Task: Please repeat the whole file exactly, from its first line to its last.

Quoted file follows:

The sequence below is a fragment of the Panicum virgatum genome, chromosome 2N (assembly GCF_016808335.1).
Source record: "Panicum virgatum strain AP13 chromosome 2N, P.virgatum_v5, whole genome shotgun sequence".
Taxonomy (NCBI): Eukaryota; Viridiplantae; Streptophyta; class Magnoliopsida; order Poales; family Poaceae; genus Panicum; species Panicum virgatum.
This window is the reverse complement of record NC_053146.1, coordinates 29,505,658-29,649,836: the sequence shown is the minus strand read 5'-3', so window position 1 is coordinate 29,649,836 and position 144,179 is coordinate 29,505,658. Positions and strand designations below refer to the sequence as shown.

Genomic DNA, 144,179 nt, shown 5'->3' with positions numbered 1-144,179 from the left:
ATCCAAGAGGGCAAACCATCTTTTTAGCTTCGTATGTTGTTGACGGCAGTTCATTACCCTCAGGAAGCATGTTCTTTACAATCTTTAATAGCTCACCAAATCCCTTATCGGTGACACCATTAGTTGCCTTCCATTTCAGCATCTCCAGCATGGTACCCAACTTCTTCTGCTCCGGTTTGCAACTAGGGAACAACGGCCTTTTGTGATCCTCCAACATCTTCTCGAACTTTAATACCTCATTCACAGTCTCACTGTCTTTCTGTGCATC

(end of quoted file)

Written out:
The sequence below is a fragment of the Panicum virgatum genome, chromosome 2N (assembly GCF_016808335.1).
Source record: "Panicum virgatum strain AP13 chromosome 2N, P.virgatum_v5, whole genome shotgun sequence".
Taxonomy (NCBI): Eukaryota; Viridiplantae; Streptophyta; class Magnoliopsida; order Poales; family Poaceae; genus Panicum; species Panicum virgatum.
This window is the reverse complement of record NC_053146.1, coordinates 29,505,658-29,649,836: the sequence shown is the minus strand read 5'-3', so window position 1 is coordinate 29,649,836 and position 144,179 is coordinate 29,505,658. Positions and strand designations below refer to the sequence as shown.

Genomic DNA, 144,179 nt, shown 5'->3' with positions numbered 1-144,179 from the left:
ATCCAAGAGGGCAAACCATCTTTTTAGCTTCGTATGTTGTTGACGGCAGTTCATTACCCTCAGGAAGCATGTTCTTTACAATCTTTAATAGCTCACCAAATCCCTTATCGGTGACACCATTAGTTGCCTTCCATTTCAGCATCTCCAGCATGGTACCCAACTTCTTCTGCTCCGGTTTGCAACTAGGGAACAACGGCCTTTTGTGATCCTCCAACATCTTCTCGAACTTTAATACCTCATTCACAGTCTCACTGTCTTTCTGTGCATC